The company plans to delay the release of a new product without security features. The IXP 2850, scheduled for the second quarter of next year, is designed to route information packets within switches and telecommunications servers. Additionally, it will perform intelligent functions like encryption and decryption, eliminating the need for a separate co-processor. According to Matt Campbell, a product marketing manager at Intel’s communications division, most competitor solutions currently require multiple chips for content processing. The Intel chip is expected to power VPN servers and operate security functions at a faster rate of 10 gigabits per second compared to existing security co-processors.

The IXP 2850 will coincide with the launch of the IXP 2800, a programmable networking chip focusing on routing and processing tasks without handling security operations. Originally slated for release this quarter, the IXP 2800 faced delays due to software issues. Network processors aim to reduce costs in manufacturing networking equipment. Despite historical practices where companies like Nortel Networks developed all components in-house, the industry has shifted due to economic challenges, leading to a surge in network processor adoption.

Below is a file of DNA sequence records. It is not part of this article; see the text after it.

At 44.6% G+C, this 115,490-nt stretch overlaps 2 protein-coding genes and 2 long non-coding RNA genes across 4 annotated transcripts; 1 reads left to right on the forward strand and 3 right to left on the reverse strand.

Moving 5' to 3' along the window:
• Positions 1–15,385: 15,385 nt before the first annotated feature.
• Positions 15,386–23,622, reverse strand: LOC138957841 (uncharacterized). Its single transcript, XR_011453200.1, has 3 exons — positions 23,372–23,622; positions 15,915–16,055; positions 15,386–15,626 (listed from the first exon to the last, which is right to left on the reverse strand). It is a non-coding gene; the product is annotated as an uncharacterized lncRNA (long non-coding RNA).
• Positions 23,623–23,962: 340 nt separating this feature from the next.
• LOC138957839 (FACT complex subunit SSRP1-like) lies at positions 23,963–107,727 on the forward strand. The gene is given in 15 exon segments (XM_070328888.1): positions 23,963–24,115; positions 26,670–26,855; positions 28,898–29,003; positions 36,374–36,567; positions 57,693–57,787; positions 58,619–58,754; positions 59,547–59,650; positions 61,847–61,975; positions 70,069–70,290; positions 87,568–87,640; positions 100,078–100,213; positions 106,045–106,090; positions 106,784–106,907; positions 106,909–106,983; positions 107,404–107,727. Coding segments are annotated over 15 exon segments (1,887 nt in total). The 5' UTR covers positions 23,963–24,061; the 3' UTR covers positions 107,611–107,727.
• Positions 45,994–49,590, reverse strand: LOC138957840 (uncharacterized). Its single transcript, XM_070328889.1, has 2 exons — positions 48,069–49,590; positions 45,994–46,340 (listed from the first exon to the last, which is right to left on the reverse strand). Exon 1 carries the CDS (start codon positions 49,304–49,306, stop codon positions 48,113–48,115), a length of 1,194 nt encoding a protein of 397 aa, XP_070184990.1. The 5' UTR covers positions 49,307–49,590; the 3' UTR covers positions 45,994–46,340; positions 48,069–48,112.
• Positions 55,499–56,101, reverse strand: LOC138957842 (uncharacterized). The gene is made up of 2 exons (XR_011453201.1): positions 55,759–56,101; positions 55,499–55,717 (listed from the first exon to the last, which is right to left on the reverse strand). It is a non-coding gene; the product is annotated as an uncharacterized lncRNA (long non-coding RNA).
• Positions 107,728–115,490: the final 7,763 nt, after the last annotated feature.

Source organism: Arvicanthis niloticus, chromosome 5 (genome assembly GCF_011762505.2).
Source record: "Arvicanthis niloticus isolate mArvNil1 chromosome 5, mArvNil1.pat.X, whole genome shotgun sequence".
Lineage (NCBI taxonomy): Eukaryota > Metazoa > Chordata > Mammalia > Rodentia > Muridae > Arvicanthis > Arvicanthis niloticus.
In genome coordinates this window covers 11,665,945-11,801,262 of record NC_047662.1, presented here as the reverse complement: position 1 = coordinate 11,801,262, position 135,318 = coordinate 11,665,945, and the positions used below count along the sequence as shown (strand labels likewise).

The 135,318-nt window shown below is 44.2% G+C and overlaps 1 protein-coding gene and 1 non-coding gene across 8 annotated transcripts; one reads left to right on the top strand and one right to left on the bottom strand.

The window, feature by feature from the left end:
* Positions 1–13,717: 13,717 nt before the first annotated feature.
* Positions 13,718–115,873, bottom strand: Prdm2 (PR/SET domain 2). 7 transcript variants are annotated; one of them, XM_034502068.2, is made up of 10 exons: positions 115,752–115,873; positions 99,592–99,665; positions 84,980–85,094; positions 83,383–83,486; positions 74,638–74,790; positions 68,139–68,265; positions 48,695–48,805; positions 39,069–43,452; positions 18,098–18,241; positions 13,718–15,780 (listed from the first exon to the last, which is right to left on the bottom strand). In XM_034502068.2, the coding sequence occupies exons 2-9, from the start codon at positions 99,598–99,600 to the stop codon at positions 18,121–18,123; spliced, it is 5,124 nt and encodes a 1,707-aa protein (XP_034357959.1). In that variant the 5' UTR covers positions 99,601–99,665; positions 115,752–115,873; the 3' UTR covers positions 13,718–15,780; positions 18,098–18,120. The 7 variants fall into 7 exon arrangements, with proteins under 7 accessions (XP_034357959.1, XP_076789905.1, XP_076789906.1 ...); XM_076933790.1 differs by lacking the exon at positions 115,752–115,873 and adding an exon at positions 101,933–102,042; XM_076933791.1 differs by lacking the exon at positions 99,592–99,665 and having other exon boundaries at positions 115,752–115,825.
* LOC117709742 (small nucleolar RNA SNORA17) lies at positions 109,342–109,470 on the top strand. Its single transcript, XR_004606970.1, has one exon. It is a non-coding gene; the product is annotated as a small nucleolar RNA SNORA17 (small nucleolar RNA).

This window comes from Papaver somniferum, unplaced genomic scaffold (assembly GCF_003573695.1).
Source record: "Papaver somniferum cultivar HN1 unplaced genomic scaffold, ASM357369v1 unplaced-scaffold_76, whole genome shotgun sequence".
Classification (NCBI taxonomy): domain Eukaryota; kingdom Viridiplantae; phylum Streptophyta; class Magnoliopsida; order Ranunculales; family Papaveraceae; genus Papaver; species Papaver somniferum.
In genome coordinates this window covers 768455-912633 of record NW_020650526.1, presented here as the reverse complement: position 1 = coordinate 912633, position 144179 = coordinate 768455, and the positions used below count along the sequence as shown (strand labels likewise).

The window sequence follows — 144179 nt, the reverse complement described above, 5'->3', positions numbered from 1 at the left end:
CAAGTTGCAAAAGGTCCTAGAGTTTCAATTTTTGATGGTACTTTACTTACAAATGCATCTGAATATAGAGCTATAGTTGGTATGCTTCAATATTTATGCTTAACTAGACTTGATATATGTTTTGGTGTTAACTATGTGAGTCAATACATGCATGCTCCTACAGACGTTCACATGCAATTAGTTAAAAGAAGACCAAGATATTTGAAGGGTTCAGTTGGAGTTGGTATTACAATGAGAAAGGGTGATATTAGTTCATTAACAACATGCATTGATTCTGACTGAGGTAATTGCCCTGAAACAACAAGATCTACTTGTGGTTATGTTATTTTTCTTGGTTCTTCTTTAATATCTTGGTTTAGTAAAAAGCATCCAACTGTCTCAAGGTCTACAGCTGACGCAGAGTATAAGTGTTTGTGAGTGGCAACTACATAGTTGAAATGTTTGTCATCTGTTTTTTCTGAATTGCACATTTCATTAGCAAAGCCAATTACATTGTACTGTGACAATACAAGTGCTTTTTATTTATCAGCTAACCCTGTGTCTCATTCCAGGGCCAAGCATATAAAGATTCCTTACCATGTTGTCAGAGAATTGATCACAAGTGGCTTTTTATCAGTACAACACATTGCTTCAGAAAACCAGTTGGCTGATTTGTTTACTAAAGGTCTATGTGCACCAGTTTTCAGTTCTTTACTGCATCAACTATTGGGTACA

Industry experts anticipate that the security features of the IXP 2850 will make it appealing to the market, given the growing emphasis on data security. Analysts predict an increase in market potential for network processors as they continue to evolve following Moore’s Law. While some executives express concerns about performance parity between programmable networking chips and custom-built components, Campbell believes the industry is adapting well to working with these advanced chips.

The upcoming chip, featuring two cryptography engines, integrates technologies acquired by Intel during significant purchasing activities between 1998 and 2001. Software from Shiva and iPivot will support many VPN functions of the chip. Intel, headquartered in Santa Clara, California, will collaborate with customers on equipment design through the Trillium-acquired group. The IXA family, stemming from a Digital Equipment project acquired by Intel in 1997, forms the foundation of these advancements.

Upon its release in the second quarter of 2003, the IXP 2850 will be priced at $725 for volume purchases, while the development tool, IXPA 2850, will cost $12,000. The IXP 2800 will be available for $425. Intel also plans to introduce a new software developer kit and programming software tailored for the chip.